How I turned Specialized's budget MTB into the ultimate bikepacking machine

This steed helped me conquer the nearly 400-mile Yomp Rally route in (relative) comfort

Anne-Marije Rook and her bikepacking rig of choice for the Rapha Yomp Rally
(Image credit: Jeff Clark)

A week before the inaugural Rapha Yomp Rally would be rolling from its Santa Barbara startline, the organizer, Brandon Carmada, set out for a recon of the course. His ride was a bit of a disaster, or, as he called it, "a proper adventure."

Mother Nature had wreaked havoc on California all winter long. Carmada said he ran into some 'problems'. Roads and trails had been completely washed away. Debris and rockfall obstructed others. And at some point, he landed himself an '8-hour trek through the wilderness' before getting a ride out and back to civilization.

A last-minute reroute of the course made the already testing course 10 miles longer and added another 2,000 feet of climbing, bringing the route to 388 miles with more than 42,000 feet of up. The numbers didn't do the actual experience justice, either, and Camarda advised people to be patient with themselves and the course. What's more, despite the fair bit of pavement, he suggested a bigger bike with wider tires stating that he, who'd been on a gravel bike during his recon, would have been "thrilled if a hardtail dropped into my lap during the ride."

"There's no perfect bike for this ride. You'll be under and overbiked at some points no matter which way you go," he said.

So with that information, I revisited my bike options. I'm a notorious underbiker but Carmada's advice gave me pause. Do I want speed for the pavement or capability for the technical dirt roads? The options came down to a light and speedy yet mountless carbon gravel racer - the Specialized S-Works Crux - or a capable rigid mountain bike with better bag-mounting options.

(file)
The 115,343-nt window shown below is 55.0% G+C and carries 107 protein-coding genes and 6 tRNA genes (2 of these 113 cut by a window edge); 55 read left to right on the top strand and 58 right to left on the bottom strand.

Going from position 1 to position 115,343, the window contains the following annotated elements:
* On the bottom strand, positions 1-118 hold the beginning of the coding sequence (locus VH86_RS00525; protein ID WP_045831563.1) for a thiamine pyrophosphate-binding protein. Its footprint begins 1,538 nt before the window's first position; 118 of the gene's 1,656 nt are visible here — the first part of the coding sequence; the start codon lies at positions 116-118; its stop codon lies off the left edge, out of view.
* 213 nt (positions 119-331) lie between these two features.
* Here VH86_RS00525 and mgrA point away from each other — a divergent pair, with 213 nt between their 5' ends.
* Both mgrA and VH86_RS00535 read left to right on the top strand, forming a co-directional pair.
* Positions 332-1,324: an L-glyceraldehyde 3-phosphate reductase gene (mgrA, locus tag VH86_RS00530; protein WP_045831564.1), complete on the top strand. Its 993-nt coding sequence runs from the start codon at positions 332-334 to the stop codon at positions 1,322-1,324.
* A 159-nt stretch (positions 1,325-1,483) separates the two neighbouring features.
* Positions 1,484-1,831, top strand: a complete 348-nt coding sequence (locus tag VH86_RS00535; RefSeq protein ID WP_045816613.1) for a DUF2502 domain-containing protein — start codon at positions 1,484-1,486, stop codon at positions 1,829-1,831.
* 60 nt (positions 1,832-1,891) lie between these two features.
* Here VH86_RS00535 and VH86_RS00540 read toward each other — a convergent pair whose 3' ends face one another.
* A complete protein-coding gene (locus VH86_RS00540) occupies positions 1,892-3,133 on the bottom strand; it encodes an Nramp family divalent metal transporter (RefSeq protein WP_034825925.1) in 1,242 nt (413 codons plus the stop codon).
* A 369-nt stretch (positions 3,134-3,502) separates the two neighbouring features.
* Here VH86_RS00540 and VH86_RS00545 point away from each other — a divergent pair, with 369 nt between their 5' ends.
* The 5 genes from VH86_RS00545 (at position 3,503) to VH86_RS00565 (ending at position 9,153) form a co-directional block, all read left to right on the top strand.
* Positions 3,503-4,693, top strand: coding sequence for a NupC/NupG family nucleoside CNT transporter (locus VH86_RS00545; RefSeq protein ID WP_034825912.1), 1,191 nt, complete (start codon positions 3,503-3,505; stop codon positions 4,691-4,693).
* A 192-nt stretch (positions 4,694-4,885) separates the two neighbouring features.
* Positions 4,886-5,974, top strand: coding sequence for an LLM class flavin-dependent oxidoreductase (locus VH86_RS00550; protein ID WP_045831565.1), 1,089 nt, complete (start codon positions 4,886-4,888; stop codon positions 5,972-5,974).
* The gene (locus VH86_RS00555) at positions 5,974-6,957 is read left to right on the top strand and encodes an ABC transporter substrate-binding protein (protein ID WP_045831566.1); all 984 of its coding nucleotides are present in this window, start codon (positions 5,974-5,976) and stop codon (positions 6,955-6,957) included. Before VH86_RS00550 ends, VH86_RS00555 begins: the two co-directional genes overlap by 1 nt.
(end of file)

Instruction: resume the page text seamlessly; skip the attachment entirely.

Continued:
In the end, I chose the latter. On the many miles of pavement, I'll admit I didn't love the upright position, the weight, or the fact that I was about as aerodynamic as a freight truck. But on the dirt, the rowdy descents and the days in the wilderness, I couldn't have been happier. Please meet my purpose-built bikepacking steed.

The Base

The seller's photo of the used Specialized Chisel before make-over

The seller's photo of the used Specialized Chisel before make-over

(Image credit: Anne-Marije Rook)

My bikepacking steed started its life as a 2019 Specialized Chisel Comp X1, an aluminum hardtail XC mountain bike for the budget-minded cyclist. It's, in my humble opinion, one of the best bang-for-bucks XC rippers you can buy. It's fast, playful and impressively well-specced and light for its price point of $1600 at the time. It was raced by a junior racer before I acquired it and I too would have no reservations about taking this out on a local short track race. 

The Build

It was the middle of the pandemic when I acquired the bike so I had some time on my hands for projecting. I stripped it down to the bare frame — paint included. I then rattle-canned the paint job and re-assembled the bike with a SRAM Eagle AXS groupset and a new carbon bar but kept the original wheels.